The Nevada County Board of Supervisors is responsible for protecting Nevada County taxpayers from the cost of cleaning up failed mining ventures.  They must show leadership and vision by first requiring an Environmental Impact Report in order to have complete and independent information about the proposed project before deciding on a use permit for a phased project expected to last for 20 years, and before piece-meal re-zoning to accommodate mining.  Given the still visible scars from past gold mining in the Sierras, they must set the bar high for new projects. If a permit is ultimately granted, the Supervisors must make the permit conditional on frequent inspections by County officials, and include firm enforcement provisions for stopping the work at the first sign of trouble.

Nevada County Board of Supervisors Delays Decision on Blue Lead Mine

The Nevada County Board of Supervisors was surprisingly receptive to those appealing the recent decision of the Planning Commission to grant Blue Lead Mine a “mitigated negative declaration” in lieu of a full EIR (environmental impact report).

After a full afternoon  (1:30 to 7:30) of testimony and deliberations before a completely packed chamber, the Board voted 3-2 to delay the decision on the appeal until after further study of the water issue (the Blue Lead project plans to use 20,000 gallons of water per day in its mining activities, with impacts on local wells completely uncertain).

My impression is that most of the pro-mine comments came from owner Robert White and his family, Blue Lead employees/consultants and recreational miners.

Most of the comments critical of the proposed mining project came from people living in the vicinity of the mine, whose arguments in favor of the appeal and in favor of an EIR, were compelling, The process  could still (after some months of further study?) end up in an EIR, depending on the results of the water study.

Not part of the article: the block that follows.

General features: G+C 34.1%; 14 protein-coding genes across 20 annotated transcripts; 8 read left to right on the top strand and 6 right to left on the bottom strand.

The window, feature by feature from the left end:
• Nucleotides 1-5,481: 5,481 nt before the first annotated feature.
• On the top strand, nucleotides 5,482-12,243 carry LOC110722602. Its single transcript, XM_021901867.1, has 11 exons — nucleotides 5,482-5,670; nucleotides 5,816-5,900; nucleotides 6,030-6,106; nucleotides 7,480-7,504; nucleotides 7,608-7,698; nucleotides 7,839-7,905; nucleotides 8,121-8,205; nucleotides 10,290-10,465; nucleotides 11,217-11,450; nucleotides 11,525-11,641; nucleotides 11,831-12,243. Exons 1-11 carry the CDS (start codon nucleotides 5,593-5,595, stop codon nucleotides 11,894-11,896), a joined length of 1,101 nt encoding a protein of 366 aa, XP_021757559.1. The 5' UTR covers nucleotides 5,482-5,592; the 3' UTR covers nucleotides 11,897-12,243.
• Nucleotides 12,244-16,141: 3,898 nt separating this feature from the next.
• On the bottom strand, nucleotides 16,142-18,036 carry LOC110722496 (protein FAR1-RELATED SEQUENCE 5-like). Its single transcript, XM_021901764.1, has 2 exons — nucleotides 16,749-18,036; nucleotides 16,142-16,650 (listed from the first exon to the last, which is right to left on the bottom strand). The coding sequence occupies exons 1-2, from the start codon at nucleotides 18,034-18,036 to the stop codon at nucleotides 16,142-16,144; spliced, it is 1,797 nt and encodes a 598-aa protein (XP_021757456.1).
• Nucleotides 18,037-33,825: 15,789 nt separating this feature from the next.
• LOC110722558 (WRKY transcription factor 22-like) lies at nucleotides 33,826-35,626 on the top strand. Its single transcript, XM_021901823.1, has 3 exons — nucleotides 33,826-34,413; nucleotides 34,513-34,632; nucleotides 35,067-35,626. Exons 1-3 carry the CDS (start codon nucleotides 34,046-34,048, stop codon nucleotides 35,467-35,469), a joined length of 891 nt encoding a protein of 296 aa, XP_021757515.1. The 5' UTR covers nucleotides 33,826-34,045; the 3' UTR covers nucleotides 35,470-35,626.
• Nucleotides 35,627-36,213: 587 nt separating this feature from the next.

More details can be found here on Yubanet (the first to report on this BOS meeting):

Red Flags for Blue Lead Mine – Decision Postponed


Could This Explain the George Washington Bridge Scandal?

Ryan Lizza, writing in a long article about Chris Christie in The New Yorker, describes George Norcross III, “New Jersey’s most influential Democratic political boss.”

When Norcross introduced Christie at the ceremony, he teased the Governor openly. He reminded the audience that, despite Christie’s impressive reëlection, he failed to win any new Republican seats in the legislature. Then he touched on a sensitive issue. Norcross sponsors an annual ten-kilometre race across the Benjamin Franklin Bridge, connecting Philadelphia and Camden. “There’s one thing the Governor, with all his power, has not been able to achieve,” he said. “I’m the one who’s able to shut down a bridge.”

What? You think he’s not that petty?

On January 24, 2013, Christie’s top political advisers compiled a private list of twenty-one Democratic mayors whose endorsement they coveted. Mark Sokolich, the mayor of Fort Lee, was the second name on the list. “We should get the targets to ‘sign on dotted line,’ ” a top aide wrote in an e-mail.

Watch This, You’ll Be Glad: “Cosmos: A Spacetime Odyssey”

This looks fascinating .. the follow-on to Carl Sagan’s Cosmos.